UN health chief orders probe into misconduct
LONDON (AP) — The head of the World Health Organization has ordered an internal investigation into allegations the U.N. health agency is rife with racism, sexism and corruption, after a series of anonymous emails with the explosive charges were sent to top managers last year.
Three emails addressed to WHO directors — and obtained by the Associated Press — complained about “systematic racial discrimination” against African staffers and alleged other instances of wrongdoing, including claims that some of the money intended to fight Ebola in Congo was misspent.
Last month, WHO Director-General Tedros Adhanom Ghebreyesus told staffers he had instructed the head of WHO’s office of internal oversight to look into the charges raised by the emails.
He confirmed that directive to the AP on Thursday.
A WHO statement issued after the AP story was published said the agency was “aware” of such allegations and has “zero tolerance for misconduct or discrimination of any kind.”
The statement said Tedros has “championed openness, transparency and diversity” since he became WHO’s chief.
However, critics doubt that WHO can effectively investigate itself and have called for the probe to be made public.
The first email, which was sent last April, claimed there was “systematic racial discrimination against Africans at WHO” and that African staffers were being “abused, sworn at (and) shown contempt to” by their Geneva-based colleagues.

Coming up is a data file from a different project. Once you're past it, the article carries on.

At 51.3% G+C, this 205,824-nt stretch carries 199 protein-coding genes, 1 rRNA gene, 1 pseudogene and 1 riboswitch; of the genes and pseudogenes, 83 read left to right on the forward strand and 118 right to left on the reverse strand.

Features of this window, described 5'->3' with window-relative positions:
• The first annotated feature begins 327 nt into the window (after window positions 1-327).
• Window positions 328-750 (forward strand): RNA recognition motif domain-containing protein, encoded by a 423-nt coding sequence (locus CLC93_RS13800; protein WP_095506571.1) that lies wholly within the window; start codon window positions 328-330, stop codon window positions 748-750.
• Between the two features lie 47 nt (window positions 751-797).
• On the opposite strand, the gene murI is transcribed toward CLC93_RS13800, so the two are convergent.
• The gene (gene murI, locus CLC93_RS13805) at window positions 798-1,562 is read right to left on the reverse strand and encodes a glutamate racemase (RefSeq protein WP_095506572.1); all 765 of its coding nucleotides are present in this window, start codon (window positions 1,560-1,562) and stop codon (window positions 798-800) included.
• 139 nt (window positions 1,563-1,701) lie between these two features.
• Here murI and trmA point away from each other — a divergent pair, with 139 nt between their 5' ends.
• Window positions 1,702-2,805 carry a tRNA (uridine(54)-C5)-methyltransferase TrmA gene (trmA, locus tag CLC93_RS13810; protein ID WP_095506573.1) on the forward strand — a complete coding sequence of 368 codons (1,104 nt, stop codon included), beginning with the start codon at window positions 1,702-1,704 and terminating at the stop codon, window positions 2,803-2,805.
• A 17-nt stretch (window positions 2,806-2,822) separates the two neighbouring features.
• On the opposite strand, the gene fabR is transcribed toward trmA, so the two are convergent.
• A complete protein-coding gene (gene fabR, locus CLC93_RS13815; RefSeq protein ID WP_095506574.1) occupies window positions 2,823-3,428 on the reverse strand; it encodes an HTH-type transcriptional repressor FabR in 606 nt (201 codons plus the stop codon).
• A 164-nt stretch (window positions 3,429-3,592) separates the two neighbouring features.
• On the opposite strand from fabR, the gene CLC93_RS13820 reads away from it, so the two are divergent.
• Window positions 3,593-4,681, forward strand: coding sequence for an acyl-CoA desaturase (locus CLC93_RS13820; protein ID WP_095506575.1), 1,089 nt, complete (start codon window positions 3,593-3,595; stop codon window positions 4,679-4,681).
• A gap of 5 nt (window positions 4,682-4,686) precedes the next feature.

Two further emails addressed to WHO directors complained that senior officials were “attempting to stifle” investigations into such problems and also alleged other instances of wrongdoing, including allegedly misspent Ebola funds.
The last email, sent in December, labeled the behaviour of a senior doctor helping to lead the response against Ebola as “unacceptable, unprofessional and racist,” citing a November incident at a meeting where the doctor reportedly “humiliated, disgraced and belittled” a subordinate from the Middle East.
Tedros — a former health minister of Ethiopia and WHO’s first African director-general — said investigators looking into the charges “have all my support” and that he would provide more resources if necessary.
“To those that are giving us feedback, thank you,” he told a meeting of WHO’s country representatives in Nairobi last month. “We will do everything to correct (it) if there are problems.”